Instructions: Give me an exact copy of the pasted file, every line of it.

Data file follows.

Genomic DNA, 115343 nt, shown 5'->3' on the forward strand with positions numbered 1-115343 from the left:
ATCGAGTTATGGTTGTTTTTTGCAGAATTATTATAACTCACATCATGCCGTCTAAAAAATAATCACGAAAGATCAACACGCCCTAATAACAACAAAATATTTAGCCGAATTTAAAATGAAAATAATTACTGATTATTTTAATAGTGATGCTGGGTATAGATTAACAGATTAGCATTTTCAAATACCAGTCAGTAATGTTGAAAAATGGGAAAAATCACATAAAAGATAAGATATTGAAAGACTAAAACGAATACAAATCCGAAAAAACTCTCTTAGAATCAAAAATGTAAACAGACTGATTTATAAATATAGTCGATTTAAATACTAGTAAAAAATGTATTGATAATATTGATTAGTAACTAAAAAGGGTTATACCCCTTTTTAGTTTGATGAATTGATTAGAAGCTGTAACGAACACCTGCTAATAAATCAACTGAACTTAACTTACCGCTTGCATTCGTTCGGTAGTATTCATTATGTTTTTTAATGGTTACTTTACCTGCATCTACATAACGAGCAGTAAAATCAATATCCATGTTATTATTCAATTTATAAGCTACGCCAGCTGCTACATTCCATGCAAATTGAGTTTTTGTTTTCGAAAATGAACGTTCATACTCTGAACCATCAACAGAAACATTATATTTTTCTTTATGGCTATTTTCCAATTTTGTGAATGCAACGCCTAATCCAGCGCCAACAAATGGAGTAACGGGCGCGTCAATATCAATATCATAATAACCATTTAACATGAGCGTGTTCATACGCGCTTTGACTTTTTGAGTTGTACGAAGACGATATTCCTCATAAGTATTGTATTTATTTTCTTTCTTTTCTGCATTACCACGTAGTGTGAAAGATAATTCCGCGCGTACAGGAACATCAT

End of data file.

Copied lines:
Genomic DNA, 115343 nt, shown 5'->3' on the forward strand with positions numbered 1-115343 from the left:
ATCGAGTTATGGTTGTTTTTTGCAGAATTATTATAACTCACATCATGCCGTCTAAAAAATAATCACGAAAGATCAACACGCCCTAATAACAACAAAATATTTAGCCGAATTTAAAATGAAAATAATTACTGATTATTTTAATAGTGATGCTGGGTATAGATTAACAGATTAGCATTTTCAAATACCAGTCAGTAATGTTGAAAAATGGGAAAAATCACATAAAAGATAAGATATTGAAAGACTAAAACGAATACAAATCCGAAAAAACTCTCTTAGAATCAAAAATGTAAACAGACTGATTTATAAATATAGTCGATTTAAATACTAGTAAAAAATGTATTGATAATATTGATTAGTAACTAAAAAGGGTTATACCCCTTTTTAGTTTGATGAATTGATTAGAAGCTGTAACGAACACCTGCTAATAAATCAACTGAACTTAACTTACCGCTTGCATTCGTTCGGTAGTATTCATTATGTTTTTTAATGGTTACTTTACCTGCATCTACATAACGAGCAGTAAAATCAATATCCATGTTATTATTCAATTTATAAGCTACGCCAGCTGCTACATTCCATGCAAATTGAGTTTTTGTTTTCGAAAATGAACGTTCATACTCTGAACCATCAACAGAAACATTATATTTTTCTTTATGGCTATTTTCCAATTTTGTGAATGCAACGCCTAATCCAGCGCCAACAAATGGAGTAACGGGCGCGTCAATATCAATATCATAATAACCATTTAACATGAGCGTGTTCATACGCGCTTTGACTTTTTGAGTTGTACGAAGACGATATTCCTCATAAGTATTGTATTTATTTTCTTTCTTTTCTGCATTACCACGTAGTGTGAAAGATAATTCCGCGCGTACAGGAACATCAT